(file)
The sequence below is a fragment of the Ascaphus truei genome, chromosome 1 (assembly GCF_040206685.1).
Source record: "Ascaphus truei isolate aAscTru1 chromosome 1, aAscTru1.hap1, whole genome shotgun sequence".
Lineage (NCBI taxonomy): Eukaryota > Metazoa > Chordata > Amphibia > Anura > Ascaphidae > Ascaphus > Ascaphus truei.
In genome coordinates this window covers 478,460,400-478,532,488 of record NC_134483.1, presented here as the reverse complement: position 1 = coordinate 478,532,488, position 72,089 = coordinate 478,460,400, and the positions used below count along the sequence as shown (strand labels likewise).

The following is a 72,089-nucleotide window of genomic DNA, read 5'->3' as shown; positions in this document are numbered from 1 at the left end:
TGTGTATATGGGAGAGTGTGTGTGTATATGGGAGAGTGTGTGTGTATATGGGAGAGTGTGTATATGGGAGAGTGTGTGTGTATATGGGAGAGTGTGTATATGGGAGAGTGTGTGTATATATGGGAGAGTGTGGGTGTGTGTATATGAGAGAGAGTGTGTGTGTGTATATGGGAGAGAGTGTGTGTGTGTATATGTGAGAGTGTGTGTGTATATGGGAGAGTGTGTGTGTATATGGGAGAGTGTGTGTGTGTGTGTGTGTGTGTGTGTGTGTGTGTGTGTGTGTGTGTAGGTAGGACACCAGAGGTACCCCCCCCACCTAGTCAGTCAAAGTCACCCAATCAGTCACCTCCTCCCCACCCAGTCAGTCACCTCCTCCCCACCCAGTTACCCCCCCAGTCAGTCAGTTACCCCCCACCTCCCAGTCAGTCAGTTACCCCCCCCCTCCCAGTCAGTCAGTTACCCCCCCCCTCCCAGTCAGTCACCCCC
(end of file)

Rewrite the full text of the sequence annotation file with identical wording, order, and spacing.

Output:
The sequence below is a fragment of the Ascaphus truei genome, chromosome 1 (assembly GCF_040206685.1).
Source record: "Ascaphus truei isolate aAscTru1 chromosome 1, aAscTru1.hap1, whole genome shotgun sequence".
Lineage (NCBI taxonomy): Eukaryota > Metazoa > Chordata > Amphibia > Anura > Ascaphidae > Ascaphus > Ascaphus truei.
In genome coordinates this window covers 478,460,400-478,532,488 of record NC_134483.1, presented here as the reverse complement: position 1 = coordinate 478,532,488, position 72,089 = coordinate 478,460,400, and the positions used below count along the sequence as shown (strand labels likewise).

The following is a 72,089-nucleotide window of genomic DNA, read 5'->3' as shown; positions in this document are numbered from 1 at the left end:
TGTGTATATGGGAGAGTGTGTGTGTATATGGGAGAGTGTGTGTGTATATGGGAGAGTGTGTATATGGGAGAGTGTGTGTGTATATGGGAGAGTGTGTATATGGGAGAGTGTGTGTATATATGGGAGAGTGTGGGTGTGTGTATATGAGAGAGAGTGTGTGTGTGTATATGGGAGAGAGTGTGTGTGTGTATATGTGAGAGTGTGTGTGTATATGGGAGAGTGTGTGTGTATATGGGAGAGTGTGTGTGTGTGTGTGTGTGTGTGTGTGTGTGTGTGTGTGTGTGTGTAGGTAGGACACCAGAGGTACCCCCCCCACCTAGTCAGTCAAAGTCACCCAATCAGTCACCTCCTCCCCACCCAGTCAGTCACCTCCTCCCCACCCAGTTACCCCCCCAGTCAGTCAGTTACCCCCCACCTCCCAGTCAGTCAGTTACCCCCCCCCTCCCAGTCAGTCAGTTACCCCCCCCCTCCCAGTCAGTCACCCCC